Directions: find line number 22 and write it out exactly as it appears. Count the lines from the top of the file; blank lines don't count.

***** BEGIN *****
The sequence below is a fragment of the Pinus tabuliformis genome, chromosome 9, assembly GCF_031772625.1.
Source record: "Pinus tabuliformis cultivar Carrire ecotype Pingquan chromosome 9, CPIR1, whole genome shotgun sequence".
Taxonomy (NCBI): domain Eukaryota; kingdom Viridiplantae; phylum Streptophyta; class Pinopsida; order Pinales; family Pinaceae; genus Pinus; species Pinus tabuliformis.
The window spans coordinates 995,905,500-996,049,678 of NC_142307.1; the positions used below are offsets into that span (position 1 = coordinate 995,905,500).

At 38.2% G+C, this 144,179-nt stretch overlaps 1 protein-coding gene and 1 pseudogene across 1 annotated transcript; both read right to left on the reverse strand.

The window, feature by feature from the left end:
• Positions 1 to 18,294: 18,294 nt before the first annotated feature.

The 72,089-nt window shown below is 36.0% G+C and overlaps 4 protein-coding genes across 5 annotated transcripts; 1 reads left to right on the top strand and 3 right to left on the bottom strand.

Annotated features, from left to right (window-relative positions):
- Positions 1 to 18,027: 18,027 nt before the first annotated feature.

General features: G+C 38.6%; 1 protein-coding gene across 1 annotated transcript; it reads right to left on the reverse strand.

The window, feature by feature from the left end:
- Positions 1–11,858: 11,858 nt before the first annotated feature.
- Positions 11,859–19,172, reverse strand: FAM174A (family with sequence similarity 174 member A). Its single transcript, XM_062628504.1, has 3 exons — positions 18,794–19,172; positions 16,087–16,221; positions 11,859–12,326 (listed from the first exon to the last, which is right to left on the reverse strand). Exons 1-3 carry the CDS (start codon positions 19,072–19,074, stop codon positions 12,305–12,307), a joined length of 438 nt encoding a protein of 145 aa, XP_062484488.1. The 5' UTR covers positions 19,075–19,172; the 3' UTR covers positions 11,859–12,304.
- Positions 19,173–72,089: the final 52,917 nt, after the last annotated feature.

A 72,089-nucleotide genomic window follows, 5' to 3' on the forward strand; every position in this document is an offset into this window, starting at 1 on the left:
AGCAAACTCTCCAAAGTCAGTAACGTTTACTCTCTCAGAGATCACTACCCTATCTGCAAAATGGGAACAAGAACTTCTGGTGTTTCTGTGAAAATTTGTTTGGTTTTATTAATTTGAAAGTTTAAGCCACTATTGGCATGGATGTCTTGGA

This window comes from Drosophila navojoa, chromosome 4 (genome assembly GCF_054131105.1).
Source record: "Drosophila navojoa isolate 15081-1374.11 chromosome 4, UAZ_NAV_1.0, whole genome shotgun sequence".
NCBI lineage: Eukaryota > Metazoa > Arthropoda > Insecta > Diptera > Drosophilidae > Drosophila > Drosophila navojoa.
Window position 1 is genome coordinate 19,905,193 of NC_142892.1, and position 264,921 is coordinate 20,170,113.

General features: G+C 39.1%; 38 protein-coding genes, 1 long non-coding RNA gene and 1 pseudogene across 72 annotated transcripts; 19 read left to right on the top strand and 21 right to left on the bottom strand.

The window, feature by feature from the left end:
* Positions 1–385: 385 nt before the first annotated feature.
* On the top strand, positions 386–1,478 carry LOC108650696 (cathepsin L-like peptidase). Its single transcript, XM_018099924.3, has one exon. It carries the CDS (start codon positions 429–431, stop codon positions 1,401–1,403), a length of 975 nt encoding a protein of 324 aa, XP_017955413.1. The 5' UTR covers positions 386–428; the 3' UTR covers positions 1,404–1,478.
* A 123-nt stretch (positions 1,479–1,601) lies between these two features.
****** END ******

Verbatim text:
General features: G+C 39.1%; 38 protein-coding genes, 1 long non-coding RNA gene and 1 pseudogene across 72 annotated transcripts; 19 read left to right on the top strand and 21 right to left on the bottom strand.